A series of seemingly unconnected events across the world leads super spy Agent Vinod to undertake a globe-trotting mission to investigate a colleague's murder.

2.5
Bollywood spy spoof falls short of its good intentions.

Far too silly to be India’s answer to James Bond and too self-consciously serious to be a Bollywood Austin Powers, Sriram Raghavan’s remake of Agent Vinod more closely resembles Michel Hazanavicius’ OSS 117 capers in its stylised excess and hit-and-miss action/comedy.

Unlike that series' clueless charmer (played by man of the moment Jean Dujardin), the square-jawed, crisply-stubbled Saif Ali Khan is all business. However, despite his best efforts, the mindless shenanigans and preposterous plotting of this half-baked spy-spoof simply can’t sustain interest over the 150 minutes it takes to wrap up such overly-convoluted nonsense.

Kicking off with a balletic action set-piece in Afghanistan, our hero is introduced via the pilfered strains of Ennio Morricone’s 'Man with No Name’ theme; ok, we get he’s a loner, a rebel. The pre-interval story then bounces breathlessly from one glamorous, international location to the next like a rubber-ball in a concrete bunker; Moscow, Somalia, the Latvian capital Riga, Cape Town, an auction room in Morocco, possibly to Riga again, then London. With undercover Brit agent Kareena Kapoor in tow (pure eye-candy; she deserves better), our hero becomes entwined in an incomprehensible plot involving trigger devices, assassination attempts and shifty-eyed henchmen ad infinitum.

Raghavan is a tremendous visualist – the first dance sequence, filmed on a vast nightclub set as the hero takes down an evil posse, throbs with intensity; a snowy graveyard hit in the Russian countryside is beautifully staged. There are also some nice witticisms in the script co-written by Raghavan and Arijit Biswas, notably when the undercover spy is juiced-up on truth serum and in one darkly humourous moment involving a villain and a sick camel (don’t ask...).

Clearly, Raghavan is a lover of cinema history; a deeply reverential series of nods and homages are employed (as was the case in his previous film, Johnny Gaddaar), recalling such diverse inspirations as Casablanca, the Bourne films, the comedies of Italian tough-guy Bud Spencer and music cues from 70’s Blaxploitation pics. Given his 2012 version is a wildly-reinvented remake of a 1977 hit, Raghavan pays a great deal of warm respect to the old-school heroes of Indian cinema (cinema-deity Amitabh Bachchan is amusingly referenced; the casting of Prem Chopra and Gulshan Grover in key roles will please afficionados).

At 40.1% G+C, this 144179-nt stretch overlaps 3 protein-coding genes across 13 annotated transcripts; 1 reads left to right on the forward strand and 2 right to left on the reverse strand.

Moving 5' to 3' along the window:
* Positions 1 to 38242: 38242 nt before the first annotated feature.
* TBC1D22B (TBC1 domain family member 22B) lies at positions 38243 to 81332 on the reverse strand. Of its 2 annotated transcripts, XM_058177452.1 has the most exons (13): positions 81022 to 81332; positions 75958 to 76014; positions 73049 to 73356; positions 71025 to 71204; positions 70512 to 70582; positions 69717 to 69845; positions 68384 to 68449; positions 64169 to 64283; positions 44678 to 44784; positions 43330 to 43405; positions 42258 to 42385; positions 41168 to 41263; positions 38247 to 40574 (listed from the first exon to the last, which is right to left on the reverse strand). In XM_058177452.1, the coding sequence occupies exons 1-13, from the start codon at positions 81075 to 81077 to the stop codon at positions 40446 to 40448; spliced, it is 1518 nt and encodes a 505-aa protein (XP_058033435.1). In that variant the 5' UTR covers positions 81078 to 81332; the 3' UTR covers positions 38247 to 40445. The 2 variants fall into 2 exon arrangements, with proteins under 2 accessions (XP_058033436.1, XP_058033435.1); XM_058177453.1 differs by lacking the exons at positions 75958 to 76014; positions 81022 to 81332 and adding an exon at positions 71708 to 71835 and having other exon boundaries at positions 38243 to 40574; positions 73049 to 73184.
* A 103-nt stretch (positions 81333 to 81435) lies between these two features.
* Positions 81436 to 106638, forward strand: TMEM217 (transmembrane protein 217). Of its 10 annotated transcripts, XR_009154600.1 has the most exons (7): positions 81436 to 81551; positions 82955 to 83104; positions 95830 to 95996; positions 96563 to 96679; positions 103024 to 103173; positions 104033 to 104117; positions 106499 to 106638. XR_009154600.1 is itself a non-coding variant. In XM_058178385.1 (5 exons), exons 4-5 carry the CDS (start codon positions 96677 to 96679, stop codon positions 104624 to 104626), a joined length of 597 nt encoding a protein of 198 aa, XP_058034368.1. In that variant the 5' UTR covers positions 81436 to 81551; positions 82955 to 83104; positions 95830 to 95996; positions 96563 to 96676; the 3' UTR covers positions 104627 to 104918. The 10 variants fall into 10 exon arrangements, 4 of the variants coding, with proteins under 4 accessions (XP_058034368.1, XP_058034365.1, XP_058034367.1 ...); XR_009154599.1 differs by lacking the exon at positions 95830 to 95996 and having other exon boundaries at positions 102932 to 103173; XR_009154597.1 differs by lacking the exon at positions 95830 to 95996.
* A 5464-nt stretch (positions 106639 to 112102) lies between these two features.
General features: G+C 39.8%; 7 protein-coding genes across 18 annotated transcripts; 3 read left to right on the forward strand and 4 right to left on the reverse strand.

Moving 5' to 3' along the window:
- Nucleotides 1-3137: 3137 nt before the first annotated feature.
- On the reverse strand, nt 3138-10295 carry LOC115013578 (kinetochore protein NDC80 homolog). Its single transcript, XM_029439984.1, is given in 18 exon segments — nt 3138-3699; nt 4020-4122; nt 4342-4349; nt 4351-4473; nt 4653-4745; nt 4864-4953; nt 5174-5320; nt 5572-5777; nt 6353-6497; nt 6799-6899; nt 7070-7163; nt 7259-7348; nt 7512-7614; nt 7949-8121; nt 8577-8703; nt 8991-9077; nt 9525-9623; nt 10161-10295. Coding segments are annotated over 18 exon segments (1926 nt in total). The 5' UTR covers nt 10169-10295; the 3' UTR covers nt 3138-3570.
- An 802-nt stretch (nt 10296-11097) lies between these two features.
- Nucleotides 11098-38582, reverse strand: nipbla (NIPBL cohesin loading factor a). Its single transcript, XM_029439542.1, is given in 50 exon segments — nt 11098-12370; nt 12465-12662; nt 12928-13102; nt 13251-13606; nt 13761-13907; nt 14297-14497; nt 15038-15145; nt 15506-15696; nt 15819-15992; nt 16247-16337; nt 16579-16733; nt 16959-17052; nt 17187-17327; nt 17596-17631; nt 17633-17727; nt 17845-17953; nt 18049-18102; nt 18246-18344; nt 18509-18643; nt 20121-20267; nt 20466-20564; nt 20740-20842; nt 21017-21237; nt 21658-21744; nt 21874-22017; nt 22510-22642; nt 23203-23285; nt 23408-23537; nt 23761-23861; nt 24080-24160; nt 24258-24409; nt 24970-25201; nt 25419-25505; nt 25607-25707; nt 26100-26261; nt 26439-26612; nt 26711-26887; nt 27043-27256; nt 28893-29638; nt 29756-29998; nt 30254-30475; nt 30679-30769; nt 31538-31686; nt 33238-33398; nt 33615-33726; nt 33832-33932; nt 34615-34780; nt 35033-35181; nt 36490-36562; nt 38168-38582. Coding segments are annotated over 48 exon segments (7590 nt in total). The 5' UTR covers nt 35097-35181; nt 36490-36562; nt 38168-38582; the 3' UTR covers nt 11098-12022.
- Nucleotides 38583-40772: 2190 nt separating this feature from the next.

However, the film falls apart, irretrievably so, in its pacing and structure. Raghavan piles coincidence upon contrivance in the film’s first hour and it is damn near impossible to both follow and swallow. For all the frantic toing-and-froing, little tension is generated; the search for the meaning of a part message from a dying agent makes for meagre tension yet is played to the hilt. By the time the post-interval action finale revs up, there is very little viewer investment in plot or character, resulting in a hollow showiness that overstays its usefulness.

Tonally, Agent Vinod never entirely convinces as either a nod to the cheesy but lovable Indian spy-thrillers of the '70s or the gritty, modern secret agent genre. Despite exhibiting technical prowess and an above-par soundtrack from the great Pritam Chakraborty, Raghavan’s film is dramatically anaemic and ultimately disappoints.

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